As can be seen from Table 1, the kinetic parameters for the adsorption of lac dyes varied according to fiber categories and temperature. For the adsorption of lac dyes on silk, the highest rate constant () and initial adsorption rate () were found with the shortest half adsorption time (), which might be ascribed to the looser surface structure of silk than those of wool and nylon. The adsorption of lac dyes on wool showed the lowest and values with the longest , which could be explained by the existence of the epicuticle layer on the surface of wool and the corresponding barrier action to the diffusion of dyes into fiber interior.
From the rate constant (Table 1), the activation energies () for the adsorption of lac dyes on the three fibers were determined using the following Arrhenius equation : where , , , and refer to the Arrhenius activation energy, the gas constant, the Arrhenius factor, and the temperature in K, respectively. can be estimated from the slope of the plots of versus shown in Figure 3.
The calculated activation energies of the adsorption of lac dyes were 107.15 kJ/mol for wool, 87.85 kJ/moL for silk, and 45.31 kJ/mol for nylon, respectively. The physisorption processes usually have energies in the range of 5–40 kJ/moL, while higher activation energies (40–800 kJ/moL) suggest chemisorptions [14, 15]. Therefore, it can be concluded that the adsorption of lac dyes has the characteristic of chemisorptions which is a consequence of the ion-ion interaction between the protonated amino groups in three fibers and the carboxyl groups in lac dyes.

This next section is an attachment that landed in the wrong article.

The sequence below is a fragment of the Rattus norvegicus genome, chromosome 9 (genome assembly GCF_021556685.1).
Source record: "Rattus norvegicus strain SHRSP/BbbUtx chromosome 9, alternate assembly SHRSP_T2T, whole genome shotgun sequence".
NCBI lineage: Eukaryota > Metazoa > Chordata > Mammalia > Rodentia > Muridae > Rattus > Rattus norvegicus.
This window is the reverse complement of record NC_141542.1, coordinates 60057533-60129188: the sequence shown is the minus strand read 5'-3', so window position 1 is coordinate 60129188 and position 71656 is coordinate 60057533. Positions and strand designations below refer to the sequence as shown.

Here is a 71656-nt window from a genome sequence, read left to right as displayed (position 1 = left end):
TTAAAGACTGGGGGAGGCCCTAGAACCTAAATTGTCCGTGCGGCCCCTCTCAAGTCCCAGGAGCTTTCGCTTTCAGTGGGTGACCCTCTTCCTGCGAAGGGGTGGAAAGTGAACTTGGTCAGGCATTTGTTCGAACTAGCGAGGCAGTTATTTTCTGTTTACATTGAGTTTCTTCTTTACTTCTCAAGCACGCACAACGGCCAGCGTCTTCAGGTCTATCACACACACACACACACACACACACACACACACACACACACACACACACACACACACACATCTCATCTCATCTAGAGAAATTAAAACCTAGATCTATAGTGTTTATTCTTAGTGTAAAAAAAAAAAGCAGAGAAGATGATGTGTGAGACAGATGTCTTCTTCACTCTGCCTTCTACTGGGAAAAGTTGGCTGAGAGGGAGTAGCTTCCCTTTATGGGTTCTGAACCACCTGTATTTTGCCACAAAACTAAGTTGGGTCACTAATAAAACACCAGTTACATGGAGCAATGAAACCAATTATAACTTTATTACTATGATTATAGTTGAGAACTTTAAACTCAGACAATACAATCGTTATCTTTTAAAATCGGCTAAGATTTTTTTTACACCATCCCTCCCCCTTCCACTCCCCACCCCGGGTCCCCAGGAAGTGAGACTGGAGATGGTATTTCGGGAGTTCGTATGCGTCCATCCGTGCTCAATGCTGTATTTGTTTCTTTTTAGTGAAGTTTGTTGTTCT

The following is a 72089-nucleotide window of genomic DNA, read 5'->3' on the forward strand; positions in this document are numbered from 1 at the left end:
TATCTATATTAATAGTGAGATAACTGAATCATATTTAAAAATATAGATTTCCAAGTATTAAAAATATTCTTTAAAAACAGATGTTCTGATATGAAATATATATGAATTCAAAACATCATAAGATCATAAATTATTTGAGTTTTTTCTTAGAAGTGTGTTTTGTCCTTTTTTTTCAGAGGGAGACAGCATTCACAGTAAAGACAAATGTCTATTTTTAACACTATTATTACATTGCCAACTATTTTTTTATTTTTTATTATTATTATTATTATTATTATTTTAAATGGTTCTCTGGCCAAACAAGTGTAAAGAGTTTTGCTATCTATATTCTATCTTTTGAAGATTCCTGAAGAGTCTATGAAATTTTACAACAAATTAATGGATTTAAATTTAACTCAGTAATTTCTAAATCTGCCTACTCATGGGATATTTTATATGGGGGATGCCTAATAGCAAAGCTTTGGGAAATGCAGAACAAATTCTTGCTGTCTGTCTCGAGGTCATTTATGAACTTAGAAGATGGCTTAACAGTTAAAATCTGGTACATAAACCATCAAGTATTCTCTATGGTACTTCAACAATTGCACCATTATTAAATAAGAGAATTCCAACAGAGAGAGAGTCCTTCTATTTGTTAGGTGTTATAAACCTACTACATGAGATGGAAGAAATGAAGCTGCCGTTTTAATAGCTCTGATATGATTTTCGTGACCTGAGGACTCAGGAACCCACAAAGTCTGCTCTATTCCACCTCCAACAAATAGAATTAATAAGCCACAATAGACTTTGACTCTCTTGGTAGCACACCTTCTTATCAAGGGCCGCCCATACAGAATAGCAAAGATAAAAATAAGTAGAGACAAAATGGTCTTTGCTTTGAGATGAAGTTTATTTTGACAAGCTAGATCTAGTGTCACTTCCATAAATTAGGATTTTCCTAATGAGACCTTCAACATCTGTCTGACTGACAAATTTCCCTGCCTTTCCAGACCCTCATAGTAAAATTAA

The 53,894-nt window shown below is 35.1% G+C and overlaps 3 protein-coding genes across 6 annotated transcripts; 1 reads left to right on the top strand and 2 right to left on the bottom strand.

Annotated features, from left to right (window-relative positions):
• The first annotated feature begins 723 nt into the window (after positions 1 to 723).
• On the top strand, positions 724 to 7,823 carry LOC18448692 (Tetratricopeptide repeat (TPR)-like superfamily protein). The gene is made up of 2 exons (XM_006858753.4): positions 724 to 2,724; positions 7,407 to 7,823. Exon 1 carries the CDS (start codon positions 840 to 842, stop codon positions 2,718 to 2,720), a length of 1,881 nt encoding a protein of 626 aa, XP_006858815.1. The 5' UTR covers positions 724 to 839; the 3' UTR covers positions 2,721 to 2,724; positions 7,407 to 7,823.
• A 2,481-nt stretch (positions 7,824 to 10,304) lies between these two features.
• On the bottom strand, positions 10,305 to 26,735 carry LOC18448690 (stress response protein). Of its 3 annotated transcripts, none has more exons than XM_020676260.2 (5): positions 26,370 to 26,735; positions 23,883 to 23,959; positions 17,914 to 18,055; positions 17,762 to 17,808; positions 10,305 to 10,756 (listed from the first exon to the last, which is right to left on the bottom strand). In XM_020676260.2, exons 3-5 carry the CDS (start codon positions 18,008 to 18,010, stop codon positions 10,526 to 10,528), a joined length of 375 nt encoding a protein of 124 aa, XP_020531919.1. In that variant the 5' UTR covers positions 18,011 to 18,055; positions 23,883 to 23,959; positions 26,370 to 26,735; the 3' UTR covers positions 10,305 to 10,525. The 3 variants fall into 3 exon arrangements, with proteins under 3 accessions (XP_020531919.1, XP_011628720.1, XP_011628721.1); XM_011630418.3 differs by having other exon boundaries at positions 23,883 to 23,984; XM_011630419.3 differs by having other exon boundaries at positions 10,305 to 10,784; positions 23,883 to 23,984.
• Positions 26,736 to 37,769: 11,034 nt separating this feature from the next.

3.2. Adsorption Isotherms of Lac Dyes
The adsorption isotherms of lac dyes on three fibers at 90°C are given in Figure 4. Here, is the concentration of lac dyes in the solution at the end of dyeing. Clearly, within a certain range of concentration, the amount of lac uptake by fibers () increased with increasing concentrations of lac dyes in the solutions. As the increased further, the would approach a maximum value. The adsorption isotherm curves had the characteristics of Langmuir type. As a result, the dyeing mechanism of lac dyes on three fibers could be explained by Langmuir model. The Langmuir affinity constants and saturation values could be calculated according to the following linearity equation of [9, 16] and are listed in Table 2: where and are the concentrations of lac dyes on fibers and in solution at the end of dyeing, respectively; is the Langmuir affinity constant; is the saturation concentration of dyes on fibers by Langmuir.